House Oversight and Government Reform Committee Chairman Rep. Trey Gowdy (R-S.C.) reminded Strzok that it took him one day after Robert Mueller was appointed special counsel into the investigation of President Trump's campaign and Russian officials before the FBI agent talked about impeachment proceedings.
They said also that Page addressed questions that went unanswered during the public testimony Thursday of FBI agent Peter Strzok, who cited orders from the bureau not to disclose certain details about its work on the Clinton and Trump probes.
Goodlatte told Strzok he could answer, though Gohmert was visibly displeased.
Strzok's first open hearing descended into shouting matches during the 10-hour session on Thursday, with Republicans struggling to hide their emotions and Democrats jumping to the agent's defense. Democrats responded with a call to bring back before the committee former Trump adviser Steve Bannon, who was not forced to answer certain questions.
After she did not appear on Wednesday, House Speaker Paul Ryan said that "congressional subpoenas for testimony are not optional", warning Page that the House could move to hold her in contempt if she did not comply.
Strzok is testifying publicly on Capitol Hill for the first time since the release of a Justice Department inspector general report that heavily criticized his comments.
We must speak with one voice in making clear to Vladimir Putin: "We will not allow you to interfere in our democratic processes or those of our allies".
Mr Strzok's case has been used by the president and many Republicans to discredit Mueller's investigation on alleged ties between Trump's campaign and the Kremlin.
Repulican Trey Gowdy of SC said Strzok exhibited "textbook bias" and in his mind had Clinton "winning the White House" before he finished her investigation.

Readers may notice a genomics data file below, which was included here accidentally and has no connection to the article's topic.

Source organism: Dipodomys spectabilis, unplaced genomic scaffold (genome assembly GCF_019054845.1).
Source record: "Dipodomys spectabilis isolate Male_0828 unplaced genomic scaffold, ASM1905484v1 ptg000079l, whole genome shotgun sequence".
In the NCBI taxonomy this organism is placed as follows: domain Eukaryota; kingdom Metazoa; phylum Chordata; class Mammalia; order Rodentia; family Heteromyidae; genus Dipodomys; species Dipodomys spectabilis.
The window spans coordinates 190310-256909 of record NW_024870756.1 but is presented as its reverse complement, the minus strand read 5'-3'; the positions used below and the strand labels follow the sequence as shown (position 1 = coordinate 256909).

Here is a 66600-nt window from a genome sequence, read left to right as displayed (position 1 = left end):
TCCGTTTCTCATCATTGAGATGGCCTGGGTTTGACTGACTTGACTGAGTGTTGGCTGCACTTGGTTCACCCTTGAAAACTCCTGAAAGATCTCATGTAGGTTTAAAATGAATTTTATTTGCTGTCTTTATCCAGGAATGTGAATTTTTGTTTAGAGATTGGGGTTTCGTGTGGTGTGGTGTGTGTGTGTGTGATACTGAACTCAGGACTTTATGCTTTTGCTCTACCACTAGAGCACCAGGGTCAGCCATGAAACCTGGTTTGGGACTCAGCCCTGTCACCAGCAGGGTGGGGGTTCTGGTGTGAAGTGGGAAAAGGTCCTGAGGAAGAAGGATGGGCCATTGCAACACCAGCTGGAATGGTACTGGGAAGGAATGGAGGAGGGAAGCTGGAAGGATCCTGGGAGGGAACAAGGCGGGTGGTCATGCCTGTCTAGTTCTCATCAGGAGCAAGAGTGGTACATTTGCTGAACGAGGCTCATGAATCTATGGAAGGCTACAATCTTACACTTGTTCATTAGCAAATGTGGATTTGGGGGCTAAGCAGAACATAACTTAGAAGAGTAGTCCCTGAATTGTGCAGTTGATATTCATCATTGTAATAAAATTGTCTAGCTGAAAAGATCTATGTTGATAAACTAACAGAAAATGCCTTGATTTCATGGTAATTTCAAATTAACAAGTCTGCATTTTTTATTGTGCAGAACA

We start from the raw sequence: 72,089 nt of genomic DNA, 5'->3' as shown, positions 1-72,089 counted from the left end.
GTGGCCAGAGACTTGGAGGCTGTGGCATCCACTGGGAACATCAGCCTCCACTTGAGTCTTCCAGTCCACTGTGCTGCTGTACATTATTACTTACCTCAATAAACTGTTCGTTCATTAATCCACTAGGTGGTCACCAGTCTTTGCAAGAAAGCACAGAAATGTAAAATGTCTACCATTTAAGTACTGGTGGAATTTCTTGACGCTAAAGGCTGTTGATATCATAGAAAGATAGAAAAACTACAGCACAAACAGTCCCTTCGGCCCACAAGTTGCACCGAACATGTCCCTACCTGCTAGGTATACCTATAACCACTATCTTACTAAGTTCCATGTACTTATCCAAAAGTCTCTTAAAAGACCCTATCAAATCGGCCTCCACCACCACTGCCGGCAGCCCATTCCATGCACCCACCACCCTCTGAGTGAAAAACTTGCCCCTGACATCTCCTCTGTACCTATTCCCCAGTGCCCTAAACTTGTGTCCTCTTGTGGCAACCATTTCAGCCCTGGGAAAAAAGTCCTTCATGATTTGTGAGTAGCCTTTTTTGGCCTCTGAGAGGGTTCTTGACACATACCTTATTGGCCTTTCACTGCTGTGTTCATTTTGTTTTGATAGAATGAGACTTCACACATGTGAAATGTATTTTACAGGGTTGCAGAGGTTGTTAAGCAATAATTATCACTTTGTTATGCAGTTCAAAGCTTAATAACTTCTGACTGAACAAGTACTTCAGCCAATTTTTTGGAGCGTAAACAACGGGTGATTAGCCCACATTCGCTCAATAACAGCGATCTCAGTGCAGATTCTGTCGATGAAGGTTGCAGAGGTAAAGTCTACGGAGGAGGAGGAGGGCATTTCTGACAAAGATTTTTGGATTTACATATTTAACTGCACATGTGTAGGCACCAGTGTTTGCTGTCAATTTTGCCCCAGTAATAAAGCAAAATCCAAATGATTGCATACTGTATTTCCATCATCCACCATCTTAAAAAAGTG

Questioned by Rep. Jim Jordan, R-Ohio, Strzok became the first FBI or Department of Justice official to admit that Bruce Ohr, whose wife Nellie Ohr was hired by Fusion GPS to conduct opposition research against then-candidate Donald Trump, supplied the FBI with documents related to the Russian Federation counterintelligence investigation. "No he won't. We'll stop it".
"I think it's important when you look at those texts that you understand the context in which they were made and the things going on across America", said Strzok.
In an exchange with Republican Rep. Trey Gowdy of SC, chair of the House Oversight Committee, Strzok defended his "we'll stop" Trump text.
"They behaved like children", Jolly said on MSNBC. He said the text, written late at night and off-the-cuff, reflected his belief that Americans would not stomach such "horrible, disgusting behaviour" by the presidential candidate. Strzok, a seasoned counterintelligence agent, helped lead both investigations but has since been reassigned to human resources. "It simply couldn't happen". He described the texts as "hate filled and biased".
He said he had "expressed personal political opinions during an extraordinary presidential election" and that at times his "criticism was blunt", but that it was not limited to Trump.
"It felt like a public lynching", Dana Perino, a Fox News Host and a former White House press secretary under President George W Bush, said of the Republicans' interrogation of Strzok. "But", he said, "the thought of exposing that information never crossed my mind".
Strzok acknowledged meeting with Rucker, but said he did not recall the "specific content". However, he insisted vehemently and repeatedly that his personal political views had absolutely no impact on his conduct at the FBI in the investigations involving either the Trump campaign or Clinton.
The contentious hearing follows hours of closed-door questioning last week. But despite the generally complimentary mood toward Page, Republicans weren't feeling any warmer toward Strzok.